Salad and berries

With the ongoing recommendations to stay at home during the pandemic, staying healthy is top of mind. Yet, changes in our diet and activity level and indulging in comfort foods and alcohol can contribute to problems such as digestive distress, weight gain, fatigue and muscle loss. Considering that our health of our digestive system and muscles can impact our immune system and even our ability to recover from illness, it’s important to adopt strategies to optimize our health during this challenging time.

Support Digestion

Gas, bloating, heartburn and changes in bowel habits are all obvious signs of digestive distress. However there could be other, more subtle signs that your digestive system isn’t running smoothly such as headaches, fatigue, skin rash, allergies, and weight gain.

There are many factors that can contribute to digestive distress, including diet, stress, use of prescription medications and undiagnosed food allergies and intolerances. Getting to the bottom of it – literally – is essential to knowing what steps you can take to get your digestive system back on track.

Here are two common areas of concern when it comes to tackling digestive distress:

Enzymes

A properly functioning digestive system require adequate digestive enzymes to break down food into nutrients that can be absorbed by the body. If there isn’t enough enzymes available, undigested food particles can lead to symptoms of gas, bloating and heartburn. Our bodies produce enzymes and we also obtain them from eating certain foods like pineapple, papaya, kiwi and avocado. As we get older our bodies produce less of these important enzymes. Cooking and processing of foods can strip away enzymes and reduce the level of nutrients.

Probiotics

Our digestive system also relies on bacteria, known as probiotics, which make up the microbiome. These beneficial bacteria aid digestion; support the absorption of nutrients from food; quell inflammation; and also help ward off harmful bacteria and other microorganisms.

Dysbiosis is the term used to describe an imbalance in the beneficial bacteria that make up our microbiome. Many factors contribute to dysbiosis including stress, alcohol, smoking, a high intake of sugar, and taking antibiotics or antacids.

Consider these tips to keep your digestive system on track:
  • Eat a diverse range of colorful fruits and vegetables along with cold-water fish. Studies suggest that eating a diverse diet can improve your gut flora in just days, plus it helps ensure you are receiving a range of vital nutrients.
  • Supplement with a quality digestive enzyme. Look for Digest Gold by Enzymedica. This formula contains a unique blend of digestive enzymes with validated efficacy at a range of pH.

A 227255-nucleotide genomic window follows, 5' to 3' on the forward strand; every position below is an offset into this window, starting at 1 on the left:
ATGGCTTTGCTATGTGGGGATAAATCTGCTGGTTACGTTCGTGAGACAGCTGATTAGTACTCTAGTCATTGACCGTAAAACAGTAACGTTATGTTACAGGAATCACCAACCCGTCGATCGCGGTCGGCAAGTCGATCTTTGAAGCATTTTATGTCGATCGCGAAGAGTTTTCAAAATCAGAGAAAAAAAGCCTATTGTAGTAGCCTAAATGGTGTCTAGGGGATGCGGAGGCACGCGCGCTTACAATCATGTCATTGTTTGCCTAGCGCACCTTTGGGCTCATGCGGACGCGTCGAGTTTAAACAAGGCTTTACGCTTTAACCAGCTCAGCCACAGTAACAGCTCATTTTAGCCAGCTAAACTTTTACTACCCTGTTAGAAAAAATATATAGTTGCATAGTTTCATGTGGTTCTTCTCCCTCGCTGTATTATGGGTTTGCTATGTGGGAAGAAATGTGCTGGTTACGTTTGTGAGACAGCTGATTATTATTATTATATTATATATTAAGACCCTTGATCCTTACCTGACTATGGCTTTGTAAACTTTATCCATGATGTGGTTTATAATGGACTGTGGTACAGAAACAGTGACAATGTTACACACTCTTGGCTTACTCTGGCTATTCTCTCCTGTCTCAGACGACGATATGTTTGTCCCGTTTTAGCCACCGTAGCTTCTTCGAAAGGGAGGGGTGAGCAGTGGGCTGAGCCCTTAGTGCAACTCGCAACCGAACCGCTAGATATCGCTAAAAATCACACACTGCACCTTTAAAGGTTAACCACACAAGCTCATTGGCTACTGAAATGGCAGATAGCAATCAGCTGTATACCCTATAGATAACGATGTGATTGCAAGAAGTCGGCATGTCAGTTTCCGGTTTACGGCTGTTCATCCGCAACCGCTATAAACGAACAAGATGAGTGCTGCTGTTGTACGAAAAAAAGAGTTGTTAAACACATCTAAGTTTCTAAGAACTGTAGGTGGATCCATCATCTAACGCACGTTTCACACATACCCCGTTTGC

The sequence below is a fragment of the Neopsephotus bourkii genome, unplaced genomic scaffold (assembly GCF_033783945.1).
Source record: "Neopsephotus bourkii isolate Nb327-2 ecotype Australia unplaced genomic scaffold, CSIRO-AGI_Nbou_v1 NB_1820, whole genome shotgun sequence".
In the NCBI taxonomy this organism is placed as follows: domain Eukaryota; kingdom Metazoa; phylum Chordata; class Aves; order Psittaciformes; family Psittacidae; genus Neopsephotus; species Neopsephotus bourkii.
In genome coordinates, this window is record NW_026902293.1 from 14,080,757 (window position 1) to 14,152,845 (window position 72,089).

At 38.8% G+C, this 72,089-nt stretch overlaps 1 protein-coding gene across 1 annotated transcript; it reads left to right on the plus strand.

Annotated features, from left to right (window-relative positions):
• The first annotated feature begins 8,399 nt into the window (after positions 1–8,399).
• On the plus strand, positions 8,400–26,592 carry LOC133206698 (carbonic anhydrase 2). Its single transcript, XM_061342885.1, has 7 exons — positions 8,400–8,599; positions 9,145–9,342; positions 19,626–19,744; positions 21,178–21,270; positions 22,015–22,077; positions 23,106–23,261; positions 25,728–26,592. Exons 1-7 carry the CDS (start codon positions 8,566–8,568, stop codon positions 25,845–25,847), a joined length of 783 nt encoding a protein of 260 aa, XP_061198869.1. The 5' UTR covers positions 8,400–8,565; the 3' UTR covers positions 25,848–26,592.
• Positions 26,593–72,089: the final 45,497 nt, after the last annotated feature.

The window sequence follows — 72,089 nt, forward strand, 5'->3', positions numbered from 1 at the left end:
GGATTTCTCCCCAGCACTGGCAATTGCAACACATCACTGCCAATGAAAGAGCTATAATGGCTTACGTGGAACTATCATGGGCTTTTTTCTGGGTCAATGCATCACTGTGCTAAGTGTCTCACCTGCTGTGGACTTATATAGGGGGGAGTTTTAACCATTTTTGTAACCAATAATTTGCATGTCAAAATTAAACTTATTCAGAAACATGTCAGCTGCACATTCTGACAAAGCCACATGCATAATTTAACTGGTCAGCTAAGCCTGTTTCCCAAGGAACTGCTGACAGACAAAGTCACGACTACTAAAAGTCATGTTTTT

• Add more prebiotic and probiotic foods to your diet including prebiotics: apples, bananas, oats, asparagus, nuts and seeds and probiotics: yogurt, kefir, tempeh and miso.
  • Take a good quality probiotic supplement daily to ensure you are getting a consistent amount of beneficial bacteria. Look for Kyo-Dophilus Probiotics that contain three specific strains of probiotic bacteria that have been clinically studied and shown to offer benefits for digestion and immune support, known as The Friendly Trio. These probiotics don’t require refrigeration and are available in a variety of formulas.
  • Try intermittent fasting. Going for 12 to 14 hours without eating, allows your body time to repair and regenerate and can help quell inflammation, while also increasing the diversity of your gut bacteria.

Maintain Your Muscles

Muscle health is key to supporting overall health, energy and even how well your body recovers after an infection. However, with gyms closed and people staying at home and getting less activity muscle loss can occur at an accelerated rate.

Keeping our muscles healthy is much more than just a matter of appearance; muscle serves as a reservoir for protein for the immune system to use in times of fighting infection. As we get older (beyond age 50) we start to lose muscle mass at a rate of 1 to 3% per year – even if we’re active. Periods of inactivity can accelerate these losses. Research has shown that after just 2 weeks of inactivity even young people can lose about 30% of their muscle strength.

Consider these strategies to maximize your muscle health:
  • Boost your intake of lean, quality protein. Meat, poultry, fish, eggs and Greek yogurt pack a good amount of protein, but there are also plenty of vegetarian options that provide affordable sources of protein. such as beans, lentils, nuts, seeds and spirulina.
  • Supplement with essential amino acids to ensure your body gets the proper balance of these nutrients needed to build muscle. Amino acids also play an important role in the formation of white blood cell and antibodies, which are key to fight off foreign invaders, such as viruses. One particular supplement, called Rejuvenate, has been found in studies to increase the body’s ability to rebuild and repair muscle by 57%.
  • Devote 20 to 30 minutes each day for exercise. There are plenty of activities you can do indoors with little or no equipment such as push ups, lunges, squats, sit ups and doing the stairs. If you have hand weights or exercise tubing put them to work. There are plenty of exercise ideas online. Try to get your workout in early in the day so that you don’t get sidetracked. If you’re struggling with motivation, try video conferencing with friends to keep you on track.